Freelance work, a product of the part-time economy trend, has skyrocketed as more companies turn to temporary contractors to fill position gaps. The U.S. has seen a vast increase in freelancers in recent years, with Statista estimating that half of all workers will be freelancing by 2027.
While freelancing offers professionals freedom, flexibility and independence, collecting payments is a significant downside. With no accounting department at their disposal to create invoices and follow up on payments, the burden of debt collection falls on the freelancer. And with many freelancers waiting 30 days for payment, there’s little cushion for late payments and unpaid debts.
When customers don’t pay their bills, freelancers have options to pursue. However, if they’ve exhausted all their debt collection efforts, it may be time to hire a collection agency. We’ll explore collection agencies and what freelancers should consider before making this last-ditch effort to collect their money.
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A collection agency is a third party that, for a fee, will attempt to collect unpaid bills on your behalf.
The best collection agencies take on the burden of seeking payment for your clients’ unpaid freelance invoices and debts. They use several strategies to get your money, including skip tracing, sending formal demand letters, and contacting the debtor by phone.
Additionally, a collection agency can add a “collection” status to your client’s credit report, potentially affecting their business credit score. This is a powerful ability, as lenders who see a collection status on a borrower’s credit report are significantly less likely to approve them for financing. Clients who fail to pay after a collection agency contacts them may face ramifications beyond their business relationship with you.
As a last resort, collection agencies can begin litigation proceedings to collect unpaid debts. The threat of being sued for an outstanding debt often prompts the debtor to pay up.
Hiring a collection agency can be expensive and will almost certainly alienate the client. Ensure you’ve exhausted every other option before proceeding.
It may be time to send someone to collections if any of the following situations occur.
Before agreeing to freelance work, set up a payment plan to ensure you and your client are on the same page. If the client violates the plan, you have grounds to hire a collection agency and fight for your money. Any legal document that a client signed and then broke will help your case for collecting the debt they owe you.
If you feel you’ve wasted too much time waiting for payment, it’s time to seek outside help.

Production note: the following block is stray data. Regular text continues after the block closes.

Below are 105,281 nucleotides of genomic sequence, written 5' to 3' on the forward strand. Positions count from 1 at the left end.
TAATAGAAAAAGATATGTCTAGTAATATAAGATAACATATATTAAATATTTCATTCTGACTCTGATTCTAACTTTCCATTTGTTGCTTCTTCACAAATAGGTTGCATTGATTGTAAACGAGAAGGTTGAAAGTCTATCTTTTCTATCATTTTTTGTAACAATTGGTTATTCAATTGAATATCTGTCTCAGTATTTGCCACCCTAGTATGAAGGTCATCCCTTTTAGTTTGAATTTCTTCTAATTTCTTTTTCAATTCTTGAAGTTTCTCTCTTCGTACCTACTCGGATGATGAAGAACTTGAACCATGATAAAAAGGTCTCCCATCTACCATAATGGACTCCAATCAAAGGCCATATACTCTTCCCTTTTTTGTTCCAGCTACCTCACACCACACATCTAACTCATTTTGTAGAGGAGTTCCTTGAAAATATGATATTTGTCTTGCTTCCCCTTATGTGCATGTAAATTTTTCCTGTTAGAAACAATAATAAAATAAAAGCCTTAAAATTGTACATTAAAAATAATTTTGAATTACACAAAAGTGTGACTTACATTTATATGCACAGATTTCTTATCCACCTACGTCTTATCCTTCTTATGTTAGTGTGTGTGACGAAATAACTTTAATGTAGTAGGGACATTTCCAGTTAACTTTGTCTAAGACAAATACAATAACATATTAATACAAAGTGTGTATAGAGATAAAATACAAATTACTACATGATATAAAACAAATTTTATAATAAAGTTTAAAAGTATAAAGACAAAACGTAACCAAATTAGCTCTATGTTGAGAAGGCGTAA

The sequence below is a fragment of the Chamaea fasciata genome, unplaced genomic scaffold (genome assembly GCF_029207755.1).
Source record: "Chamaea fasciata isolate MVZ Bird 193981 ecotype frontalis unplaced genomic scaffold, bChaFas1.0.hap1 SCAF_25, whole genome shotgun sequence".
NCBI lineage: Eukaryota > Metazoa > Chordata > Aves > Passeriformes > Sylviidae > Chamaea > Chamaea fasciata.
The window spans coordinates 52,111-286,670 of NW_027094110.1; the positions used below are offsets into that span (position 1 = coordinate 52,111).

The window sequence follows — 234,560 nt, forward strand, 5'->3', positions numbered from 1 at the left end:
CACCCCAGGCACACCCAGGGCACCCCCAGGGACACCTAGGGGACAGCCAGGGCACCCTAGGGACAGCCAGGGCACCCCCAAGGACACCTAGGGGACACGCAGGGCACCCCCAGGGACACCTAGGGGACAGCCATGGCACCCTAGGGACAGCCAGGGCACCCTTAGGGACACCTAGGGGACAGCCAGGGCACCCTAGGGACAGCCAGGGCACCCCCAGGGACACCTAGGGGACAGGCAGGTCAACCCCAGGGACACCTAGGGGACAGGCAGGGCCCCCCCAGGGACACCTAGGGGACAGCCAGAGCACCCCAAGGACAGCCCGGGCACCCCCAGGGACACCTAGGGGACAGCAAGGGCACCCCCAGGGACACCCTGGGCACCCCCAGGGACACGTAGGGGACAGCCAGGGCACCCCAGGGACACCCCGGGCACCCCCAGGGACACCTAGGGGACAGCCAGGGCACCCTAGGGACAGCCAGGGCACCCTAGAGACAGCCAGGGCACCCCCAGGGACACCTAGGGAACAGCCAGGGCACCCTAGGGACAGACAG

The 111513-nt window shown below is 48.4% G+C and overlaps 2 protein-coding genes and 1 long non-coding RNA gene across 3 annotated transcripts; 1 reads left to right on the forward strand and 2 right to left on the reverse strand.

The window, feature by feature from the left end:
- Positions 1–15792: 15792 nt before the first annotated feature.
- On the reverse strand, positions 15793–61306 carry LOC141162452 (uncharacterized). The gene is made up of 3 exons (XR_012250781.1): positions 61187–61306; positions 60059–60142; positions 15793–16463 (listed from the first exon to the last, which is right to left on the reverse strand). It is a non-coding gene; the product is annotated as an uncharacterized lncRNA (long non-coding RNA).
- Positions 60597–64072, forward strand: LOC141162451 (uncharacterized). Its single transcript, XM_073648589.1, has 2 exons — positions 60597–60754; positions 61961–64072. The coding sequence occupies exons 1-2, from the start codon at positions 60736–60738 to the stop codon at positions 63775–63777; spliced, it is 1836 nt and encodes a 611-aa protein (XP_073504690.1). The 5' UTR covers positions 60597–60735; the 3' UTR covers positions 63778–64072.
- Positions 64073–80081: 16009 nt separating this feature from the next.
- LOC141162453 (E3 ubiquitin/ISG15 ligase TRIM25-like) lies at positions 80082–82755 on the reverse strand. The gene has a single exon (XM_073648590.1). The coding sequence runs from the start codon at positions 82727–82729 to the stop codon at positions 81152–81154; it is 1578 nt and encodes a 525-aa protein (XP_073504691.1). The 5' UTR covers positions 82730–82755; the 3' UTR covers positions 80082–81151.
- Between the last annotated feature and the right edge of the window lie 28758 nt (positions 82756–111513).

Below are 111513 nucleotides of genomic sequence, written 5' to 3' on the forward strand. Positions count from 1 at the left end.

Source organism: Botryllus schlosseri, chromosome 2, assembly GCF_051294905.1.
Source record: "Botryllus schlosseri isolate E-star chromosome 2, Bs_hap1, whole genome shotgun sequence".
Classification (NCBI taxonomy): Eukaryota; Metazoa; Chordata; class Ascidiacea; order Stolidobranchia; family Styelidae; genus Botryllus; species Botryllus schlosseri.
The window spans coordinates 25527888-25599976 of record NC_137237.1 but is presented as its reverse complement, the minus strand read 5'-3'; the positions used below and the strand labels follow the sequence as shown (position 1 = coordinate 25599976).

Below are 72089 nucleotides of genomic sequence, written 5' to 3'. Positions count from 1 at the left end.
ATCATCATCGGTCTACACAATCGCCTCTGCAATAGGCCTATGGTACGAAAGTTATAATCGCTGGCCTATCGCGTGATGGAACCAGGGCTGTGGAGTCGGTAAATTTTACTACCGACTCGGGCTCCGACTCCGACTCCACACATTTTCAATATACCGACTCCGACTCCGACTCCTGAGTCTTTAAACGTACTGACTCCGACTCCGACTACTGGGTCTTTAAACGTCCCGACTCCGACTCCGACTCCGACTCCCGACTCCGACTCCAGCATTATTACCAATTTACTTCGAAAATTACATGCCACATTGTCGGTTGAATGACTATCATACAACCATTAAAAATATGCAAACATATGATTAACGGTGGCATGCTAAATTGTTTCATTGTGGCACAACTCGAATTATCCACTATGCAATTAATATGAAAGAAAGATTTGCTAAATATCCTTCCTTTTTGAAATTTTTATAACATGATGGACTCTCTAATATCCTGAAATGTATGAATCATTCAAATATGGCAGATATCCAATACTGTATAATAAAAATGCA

After an unpaid invoice reaches the 90-day mark, act immediately. This is typically the last straw for freelancers. After that point, the probability of collecting that debt decreases.
You might not want to fret over an invoice that’s only a few hundred dollars. Sure, you shouldn’t let it slide anytime your clients fail to pay you, but sometimes it’s better to cut your losses and stop working with the client.
Collection agencies typically charge between 10 and 50 percent of the amount they collect. Ask yourself if investing in an agency that will take a percentage of your debt is worthwhile. For large invoices, the answer is probably yes. For smaller ones, it probably isn’t.
If the person or business you’re working with has stiffed you on invoices before, consider enlisting an agency’s help. The client has established a behavior pattern at this point, and you shouldn’t have to deal with the fallout.
However, if this unpaid invoice is their first offense, hear the client out before you try to collect. Don’t assume the worst; they might have lost the invoice or fallen on hard times. You don’t want to lose a client’s business because of a simple miscommunication. If you follow up respectfully and they still refuse to pay or fail to respond, then it’s time to act.
Working with a collection agency isn’t always pleasant or inexpensive, so consider it a last resort. Once you’ve made the decision to hire an agency, here are the steps to take.
Before you make the expensive and potentially alienating decision to send an account to collections, consider the following options:
All debt collection must comply with the federal Fair Debt Collection Practices Act (FDCPA). If you don’t comply, you and your agency can appear untrustworthy and give your debtor an advantage in the legal process.
If you’re a freelancer, you can’t afford to work for free. While you should resolve unpaid bills through standard channels first, sometimes engaging a collection agency is necessary. This may damage the professional relationship, but clients who don’t pay reliably aren’t worth your time and effort.
Sammi Caramela contributed to the reporting and writing in this article.